This remote string of islands no doubt features on every travel bucket list out there. From early beginnings as uninhabitable lava they evolved to home an incredible diversity of plant and animal life and gave birth to the theory of evolution itself. From swimming iguanas to giant tortoises, many animals here exist nowhere else on earth. Keep reading for some surprising facts about this ‘living laboratory of evolution’…
Early visitors were unimpressed
The first person to discover the isles was a Spanish nobleman whose boat was blown off course in 1535. Unimpressed by the dry desert-like terrain he told the King of Spain it was ‘worthless’! Luckily for nature this kept humans away and it was left to evolve into the diverse habitats that exist today.
It’s the meeting point of 3 tectonic plates…
This area is one of the most volcanically active in the world with 13 currently active volcanoes. The last eruption was as recently as 2018 which threatened the amazing-sounding pink land iguana. There are only 200 left, making them one of the most vulnerable species on the islands.
…and 5 ocean currents
It’s not just the earth that won’t stand still here, 5 different ocean currents converge at this point meaning you never know what kind of water temperature, visibility or marine life will be around the islands when you visit. The weather here is entirely dependent on the sea currents.
The number of islands is under debate
There are 19 islands on record and many islets but as there is so much volcanic activity the landscape is constantly in flux. Older islands are sinking and newer ones are on the rise.
Galapagos animals have no fear of humans
Some scientists hypothesize that the animals of these islands have evolved to lose the natural instinct of fear. Living for hundreds of thousands of years without the presence of humans or predators means these animals remain totally chill, providing perfect wildlife observation opportunities.
Lizards… that swim?
The Galapagos marine iguana is the only aquatic lizard in the world and looks like a mini Godzilla. Although they seem fierce they are actually gentle vegetarians, evolved to swim down and feed on algae under the sea. It is possible to scuba dive off the islands and swim alongside them in their natural habitat.
Giant tortoise used to be on the menu
One of the most amazing things about the giant land tortoises found here was once part of their downfall. They are able to live to up to a 100 years old and can survive up to a year without food or water! Unfortunately this meant sailors would take them on ships to provide fresh meat on long journeys.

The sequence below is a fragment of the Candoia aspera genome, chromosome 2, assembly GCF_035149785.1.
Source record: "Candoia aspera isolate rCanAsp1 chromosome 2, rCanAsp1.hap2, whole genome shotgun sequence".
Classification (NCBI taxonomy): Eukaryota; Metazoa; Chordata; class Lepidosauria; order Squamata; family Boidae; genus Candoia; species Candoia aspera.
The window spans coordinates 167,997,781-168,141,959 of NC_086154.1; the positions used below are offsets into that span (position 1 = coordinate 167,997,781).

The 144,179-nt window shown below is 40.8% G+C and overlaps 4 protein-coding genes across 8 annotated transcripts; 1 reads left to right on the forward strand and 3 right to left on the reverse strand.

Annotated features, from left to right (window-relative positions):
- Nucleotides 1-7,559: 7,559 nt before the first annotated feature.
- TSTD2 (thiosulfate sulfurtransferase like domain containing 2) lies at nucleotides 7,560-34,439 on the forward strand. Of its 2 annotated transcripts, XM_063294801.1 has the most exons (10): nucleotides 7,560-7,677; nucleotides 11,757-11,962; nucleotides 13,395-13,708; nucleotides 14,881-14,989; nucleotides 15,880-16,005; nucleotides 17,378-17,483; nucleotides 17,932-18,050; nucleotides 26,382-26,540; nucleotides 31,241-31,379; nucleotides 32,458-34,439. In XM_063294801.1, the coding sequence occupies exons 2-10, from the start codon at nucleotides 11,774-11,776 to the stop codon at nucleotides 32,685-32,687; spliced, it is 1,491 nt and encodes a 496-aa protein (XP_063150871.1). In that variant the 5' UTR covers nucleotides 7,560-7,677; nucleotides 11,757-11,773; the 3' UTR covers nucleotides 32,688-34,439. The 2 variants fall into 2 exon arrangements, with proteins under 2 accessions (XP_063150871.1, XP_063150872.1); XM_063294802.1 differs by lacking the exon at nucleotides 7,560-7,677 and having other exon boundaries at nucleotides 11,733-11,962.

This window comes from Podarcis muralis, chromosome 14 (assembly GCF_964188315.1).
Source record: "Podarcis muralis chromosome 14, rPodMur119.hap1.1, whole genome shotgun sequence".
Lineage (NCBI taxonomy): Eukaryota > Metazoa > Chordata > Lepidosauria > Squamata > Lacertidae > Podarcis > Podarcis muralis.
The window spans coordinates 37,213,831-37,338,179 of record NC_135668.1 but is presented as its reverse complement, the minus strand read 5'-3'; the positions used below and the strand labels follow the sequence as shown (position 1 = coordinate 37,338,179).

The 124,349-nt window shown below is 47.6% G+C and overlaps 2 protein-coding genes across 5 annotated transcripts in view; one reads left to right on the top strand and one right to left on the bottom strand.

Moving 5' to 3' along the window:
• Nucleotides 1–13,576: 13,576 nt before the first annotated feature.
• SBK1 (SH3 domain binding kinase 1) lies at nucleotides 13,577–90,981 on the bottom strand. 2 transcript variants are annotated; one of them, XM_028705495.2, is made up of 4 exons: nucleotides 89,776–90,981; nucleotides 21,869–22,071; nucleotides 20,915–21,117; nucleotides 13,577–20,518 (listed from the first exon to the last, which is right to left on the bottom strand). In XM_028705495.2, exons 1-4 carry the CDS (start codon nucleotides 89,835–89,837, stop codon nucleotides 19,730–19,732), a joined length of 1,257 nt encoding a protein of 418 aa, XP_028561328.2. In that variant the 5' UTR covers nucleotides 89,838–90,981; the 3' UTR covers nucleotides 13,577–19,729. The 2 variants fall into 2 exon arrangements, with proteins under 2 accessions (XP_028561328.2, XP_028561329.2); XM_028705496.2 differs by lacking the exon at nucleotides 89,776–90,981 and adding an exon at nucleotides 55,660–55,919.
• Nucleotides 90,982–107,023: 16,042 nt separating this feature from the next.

Darwin and the turtles
Darwin noticed that the turtles of the Galapagos varied slightly from island to island. The shape of their shells was uniquely adapted to the type of food available. On one island the shell rises like a saddle, allowing the animals to raise their heads high for food. Another was more dome shaped as these tortoises only fed on ground vegetation- no need to raise their heads! This was one of the facts that led to his theory of evolution.
See distant galaxies
With no light pollution for thousands of miles this is one of the best places in the world to watch the night skies. Being so close to the equator means you can see constellations from both the Northern and Southern hemispheres.
Snorkel in a submerged volcano
The Devil’s Crown is a submerged volcano not far off Floreana Island. The top of the volcano makes a ring of jagged rocks on the surface that you can swim out to and discover tropical fish, rays, sometimes even hammerhead sharks amongst the old lava tunnels and channels.
Galapagos Sharks make questionable parents
Shark pups born in the waters off the islands flee closer to shore as soon as they are able. Here they can gain strength and avoid being eaten by their parents!
There are tropical penguins
Galapagos penguins are the only of the species to exist north of the equator. They are thought to have arrived on ocean currents and are able to survive in the tropical climate by staying close to the cooler Humboldt and Cromwell currents. Very cutely, they are known to hold their flippers over their feet to avoid sunburn when on land.
You can still leave a message in a barrel
In the 18th century on Floreana Island a barrel was used as a postal box by sailors. Passing whaling ships would take them if they were heading in the direction of the addressed letters. Today you can still leave a message and take someone else's if you believe you can deliver it.